SALT LAKE CITY (RNS) The Church of Jesus Christ of Latter-day Saints, which prides itself on being law-abiding, is seeking to distance itself from self-styled militiamen who last weekend seized a federal wildlife reserve in southeastern Oregon.
In a statement released Monday (Jan. 4), the LDS church condemned the armed seizure of the facility and said it was “deeply troubled” by reports that the militiamen are doing so based on scriptural principles.
“This armed occupation can in no way be justified on a scriptural basis,” it said.
The statement came after release of a 20-minute YouTube video by Ammon Bundy, a Mormon and the son of Cliven Bundy, a Nevada rancher whose disputes with federal authorities gained notoriety in recent years. Ammon Bundy said he and his brother, Ryan, came to help defend Dwight Hammond Jr. and Steven Hammond, father-and-son ranchers who were convicted of arson involving federal lands.
“I clearly understood that the Lord was not pleased with what was happening to the Hammonds,” Ammon Bundy said in the video, “and that if it was not corrected, it would be a type and a shadow of what would happen to the rest of the people across this country.”
Bundy later said in the video, “I began to understand what we were supposed to do is we were supposed to get together individuals all across this country that understood and cared about what was happening and understood that our Constitution was being violated that is hanging by a thread.”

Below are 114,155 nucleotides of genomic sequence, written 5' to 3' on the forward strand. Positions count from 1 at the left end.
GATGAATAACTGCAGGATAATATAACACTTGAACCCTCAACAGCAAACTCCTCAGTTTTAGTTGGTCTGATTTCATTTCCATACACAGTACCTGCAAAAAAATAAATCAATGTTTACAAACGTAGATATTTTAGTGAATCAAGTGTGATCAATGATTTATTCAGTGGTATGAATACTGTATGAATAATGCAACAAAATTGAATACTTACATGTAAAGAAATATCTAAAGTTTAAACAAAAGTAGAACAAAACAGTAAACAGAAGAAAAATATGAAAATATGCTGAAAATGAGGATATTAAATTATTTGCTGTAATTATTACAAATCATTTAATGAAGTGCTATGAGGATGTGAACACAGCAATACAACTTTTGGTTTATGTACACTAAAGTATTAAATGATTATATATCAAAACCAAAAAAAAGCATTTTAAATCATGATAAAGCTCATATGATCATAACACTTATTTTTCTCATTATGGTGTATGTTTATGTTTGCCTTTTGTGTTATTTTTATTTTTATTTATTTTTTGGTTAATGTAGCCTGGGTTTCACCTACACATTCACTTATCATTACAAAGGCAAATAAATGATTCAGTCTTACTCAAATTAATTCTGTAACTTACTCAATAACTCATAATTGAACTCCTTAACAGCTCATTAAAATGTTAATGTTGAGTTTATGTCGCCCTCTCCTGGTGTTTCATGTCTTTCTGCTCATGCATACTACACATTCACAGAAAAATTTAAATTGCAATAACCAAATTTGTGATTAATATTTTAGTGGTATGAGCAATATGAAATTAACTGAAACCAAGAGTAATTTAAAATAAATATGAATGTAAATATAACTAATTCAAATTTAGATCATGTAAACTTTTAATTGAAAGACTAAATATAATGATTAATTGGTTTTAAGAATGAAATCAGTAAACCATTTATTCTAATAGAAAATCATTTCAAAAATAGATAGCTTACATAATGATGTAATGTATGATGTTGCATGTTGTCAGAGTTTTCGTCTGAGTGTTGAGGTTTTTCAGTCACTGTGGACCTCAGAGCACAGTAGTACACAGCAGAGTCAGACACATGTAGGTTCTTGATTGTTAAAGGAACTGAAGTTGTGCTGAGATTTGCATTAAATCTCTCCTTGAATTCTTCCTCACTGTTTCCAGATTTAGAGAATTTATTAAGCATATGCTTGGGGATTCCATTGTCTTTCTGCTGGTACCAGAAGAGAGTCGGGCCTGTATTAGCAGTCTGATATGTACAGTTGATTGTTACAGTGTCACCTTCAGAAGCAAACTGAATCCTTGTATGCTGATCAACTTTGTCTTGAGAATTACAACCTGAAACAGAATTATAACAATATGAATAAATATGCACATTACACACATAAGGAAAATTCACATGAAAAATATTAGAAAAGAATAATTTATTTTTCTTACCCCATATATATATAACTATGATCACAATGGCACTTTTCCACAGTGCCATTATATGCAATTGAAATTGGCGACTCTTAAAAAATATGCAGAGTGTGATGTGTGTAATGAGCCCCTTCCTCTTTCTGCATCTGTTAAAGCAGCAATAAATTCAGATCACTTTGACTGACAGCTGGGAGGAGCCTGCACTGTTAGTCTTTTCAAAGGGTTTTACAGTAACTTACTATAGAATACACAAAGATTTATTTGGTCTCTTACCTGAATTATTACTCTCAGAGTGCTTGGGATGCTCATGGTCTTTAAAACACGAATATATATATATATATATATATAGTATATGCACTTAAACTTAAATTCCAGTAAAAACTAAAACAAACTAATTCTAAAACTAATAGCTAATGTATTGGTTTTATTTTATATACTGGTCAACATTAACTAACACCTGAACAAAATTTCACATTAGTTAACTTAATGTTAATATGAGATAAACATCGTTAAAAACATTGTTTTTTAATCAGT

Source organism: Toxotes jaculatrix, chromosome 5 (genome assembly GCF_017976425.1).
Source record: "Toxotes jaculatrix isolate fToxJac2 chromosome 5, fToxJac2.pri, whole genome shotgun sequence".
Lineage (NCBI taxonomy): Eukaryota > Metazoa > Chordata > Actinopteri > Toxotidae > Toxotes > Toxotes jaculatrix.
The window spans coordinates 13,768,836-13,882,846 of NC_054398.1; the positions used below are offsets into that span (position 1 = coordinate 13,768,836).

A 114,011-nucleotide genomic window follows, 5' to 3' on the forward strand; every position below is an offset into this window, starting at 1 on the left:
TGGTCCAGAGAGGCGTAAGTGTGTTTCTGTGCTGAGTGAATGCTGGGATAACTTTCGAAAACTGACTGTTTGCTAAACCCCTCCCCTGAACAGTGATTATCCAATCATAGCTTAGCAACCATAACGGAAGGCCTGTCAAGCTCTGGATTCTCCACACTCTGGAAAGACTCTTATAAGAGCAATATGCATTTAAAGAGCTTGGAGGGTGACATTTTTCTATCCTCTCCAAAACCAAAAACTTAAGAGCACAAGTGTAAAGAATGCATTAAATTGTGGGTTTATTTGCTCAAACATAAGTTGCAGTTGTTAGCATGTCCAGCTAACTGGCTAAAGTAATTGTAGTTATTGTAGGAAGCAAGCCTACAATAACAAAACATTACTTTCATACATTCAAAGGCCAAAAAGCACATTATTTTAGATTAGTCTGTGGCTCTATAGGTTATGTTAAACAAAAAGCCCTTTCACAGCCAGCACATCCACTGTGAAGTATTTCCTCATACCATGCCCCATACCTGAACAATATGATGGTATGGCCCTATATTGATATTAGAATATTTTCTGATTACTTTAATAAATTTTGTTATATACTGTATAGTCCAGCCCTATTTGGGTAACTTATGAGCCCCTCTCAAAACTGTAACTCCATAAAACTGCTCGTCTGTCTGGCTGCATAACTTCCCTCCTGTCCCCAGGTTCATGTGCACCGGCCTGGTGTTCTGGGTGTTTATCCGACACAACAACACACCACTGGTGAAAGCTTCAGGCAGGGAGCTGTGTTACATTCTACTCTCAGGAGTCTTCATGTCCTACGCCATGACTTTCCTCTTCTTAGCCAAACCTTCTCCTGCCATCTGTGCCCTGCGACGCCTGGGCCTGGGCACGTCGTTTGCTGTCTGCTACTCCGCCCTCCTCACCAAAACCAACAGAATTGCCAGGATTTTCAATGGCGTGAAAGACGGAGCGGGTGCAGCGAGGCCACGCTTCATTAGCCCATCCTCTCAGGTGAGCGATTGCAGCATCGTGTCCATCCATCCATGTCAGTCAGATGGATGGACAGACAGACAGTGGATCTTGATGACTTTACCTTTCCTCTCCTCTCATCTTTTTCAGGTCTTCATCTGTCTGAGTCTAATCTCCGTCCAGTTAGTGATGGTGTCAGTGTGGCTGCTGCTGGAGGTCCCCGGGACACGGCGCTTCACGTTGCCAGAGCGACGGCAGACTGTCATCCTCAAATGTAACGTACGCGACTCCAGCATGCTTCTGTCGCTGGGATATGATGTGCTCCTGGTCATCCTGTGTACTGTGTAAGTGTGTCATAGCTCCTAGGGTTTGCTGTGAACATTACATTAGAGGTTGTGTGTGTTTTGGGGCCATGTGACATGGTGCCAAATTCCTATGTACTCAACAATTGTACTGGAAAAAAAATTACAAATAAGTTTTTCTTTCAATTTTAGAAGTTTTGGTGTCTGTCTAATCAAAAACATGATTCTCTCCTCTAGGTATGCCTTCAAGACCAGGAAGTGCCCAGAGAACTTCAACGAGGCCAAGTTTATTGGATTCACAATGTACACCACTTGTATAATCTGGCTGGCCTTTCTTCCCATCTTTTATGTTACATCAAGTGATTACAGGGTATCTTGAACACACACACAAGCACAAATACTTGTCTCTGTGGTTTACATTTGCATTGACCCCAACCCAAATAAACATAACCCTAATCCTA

The phrase “hanging by a thread” is taken from accounts of the so-called “White Horse Prophecy,” attributed to LDS church founder Joseph Smith Jr.
Although unsubstantiated, the vision attributed to Smith talks about the U.S. Constitution, saying it would “hang like a thread as fine as a silk fiber” and only be rescued by a “white horse,” a reference to Revelation 6:1-8.
“There’s a strain of Mormonism that’s very strongly right-wing,” said Boyd Jay Petersen, program coordinator for Mormon studies at Utah Valley University in Orem. “Joseph Smith claimed the U.S. Constitution was inspired and a lot of people think it’s Scripture.”
Petersen said the protesters’ statements “were sounding so Mormon” the LDS church felt it “needed to place itself outside of that.”
And while Ralph Hancock, a political science professor at LDS church-owned Brigham Young University in Provo, Utah, thinks the Oregon protesters may have a point regarding federal land policy overreach, he said taking up arms went beyond what the religion teaches.
“The church has worked long and hard for decades to win a place within the mainstream of U.S. society and politics,” said Hancock. “It is not about to throw away significant gains for the sake of a handful of zealots."
(Mark A. Kellner is a contributor to RNS)